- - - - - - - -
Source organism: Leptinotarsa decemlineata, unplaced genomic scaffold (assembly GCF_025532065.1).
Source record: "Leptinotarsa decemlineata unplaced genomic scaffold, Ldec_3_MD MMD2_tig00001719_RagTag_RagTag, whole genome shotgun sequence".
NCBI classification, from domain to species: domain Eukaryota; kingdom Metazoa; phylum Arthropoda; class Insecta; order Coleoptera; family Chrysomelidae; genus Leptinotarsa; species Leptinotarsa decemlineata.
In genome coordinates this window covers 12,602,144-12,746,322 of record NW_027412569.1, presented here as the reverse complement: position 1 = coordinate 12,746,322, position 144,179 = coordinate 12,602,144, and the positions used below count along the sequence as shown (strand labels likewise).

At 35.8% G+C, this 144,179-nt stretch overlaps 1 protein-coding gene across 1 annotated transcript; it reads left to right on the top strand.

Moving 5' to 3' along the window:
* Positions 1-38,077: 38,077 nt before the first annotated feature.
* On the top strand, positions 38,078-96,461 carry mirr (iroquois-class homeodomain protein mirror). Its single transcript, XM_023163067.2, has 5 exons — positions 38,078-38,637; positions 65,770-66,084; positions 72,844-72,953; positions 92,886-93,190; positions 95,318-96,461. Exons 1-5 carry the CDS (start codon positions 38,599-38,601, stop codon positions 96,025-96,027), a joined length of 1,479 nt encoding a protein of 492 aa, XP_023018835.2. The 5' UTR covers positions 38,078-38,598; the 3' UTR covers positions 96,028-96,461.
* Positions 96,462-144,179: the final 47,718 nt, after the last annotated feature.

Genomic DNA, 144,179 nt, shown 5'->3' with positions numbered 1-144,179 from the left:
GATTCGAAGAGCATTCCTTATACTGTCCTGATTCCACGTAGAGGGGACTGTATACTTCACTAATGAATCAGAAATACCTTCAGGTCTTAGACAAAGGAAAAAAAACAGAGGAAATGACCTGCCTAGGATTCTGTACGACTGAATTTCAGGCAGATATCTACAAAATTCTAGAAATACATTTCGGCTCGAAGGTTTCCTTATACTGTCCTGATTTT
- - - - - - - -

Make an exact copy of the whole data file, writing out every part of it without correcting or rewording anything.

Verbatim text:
Source organism: Leptinotarsa decemlineata, unplaced genomic scaffold (assembly GCF_025532065.1).
Source record: "Leptinotarsa decemlineata unplaced genomic scaffold, Ldec_3_MD MMD2_tig00001719_RagTag_RagTag, whole genome shotgun sequence".
NCBI classification, from domain to species: domain Eukaryota; kingdom Metazoa; phylum Arthropoda; class Insecta; order Coleoptera; family Chrysomelidae; genus Leptinotarsa; species Leptinotarsa decemlineata.
In genome coordinates this window covers 12,602,144-12,746,322 of record NW_027412569.1, presented here as the reverse complement: position 1 = coordinate 12,746,322, position 144,179 = coordinate 12,602,144, and the positions used below count along the sequence as shown (strand labels likewise).

At 35.8% G+C, this 144,179-nt stretch overlaps 1 protein-coding gene across 1 annotated transcript; it reads left to right on the top strand.

Moving 5' to 3' along the window:
* Positions 1-38,077: 38,077 nt before the first annotated feature.
* On the top strand, positions 38,078-96,461 carry mirr (iroquois-class homeodomain protein mirror). Its single transcript, XM_023163067.2, has 5 exons — positions 38,078-38,637; positions 65,770-66,084; positions 72,844-72,953; positions 92,886-93,190; positions 95,318-96,461. Exons 1-5 carry the CDS (start codon positions 38,599-38,601, stop codon positions 96,025-96,027), a joined length of 1,479 nt encoding a protein of 492 aa, XP_023018835.2. The 5' UTR covers positions 38,078-38,598; the 3' UTR covers positions 96,028-96,461.
* Positions 96,462-144,179: the final 47,718 nt, after the last annotated feature.

Genomic DNA, 144,179 nt, shown 5'->3' with positions numbered 1-144,179 from the left:
GATTCGAAGAGCATTCCTTATACTGTCCTGATTCCACGTAGAGGGGACTGTATACTTCACTAATGAATCAGAAATACCTTCAGGTCTTAGACAAAGGAAAAAAAACAGAGGAAATGACCTGCCTAGGATTCTGTACGACTGAATTTCAGGCAGATATCTACAAAATTCTAGAAATACATTTCGGCTCGAAGGTTTCCTTATACTGTCCTGATTTT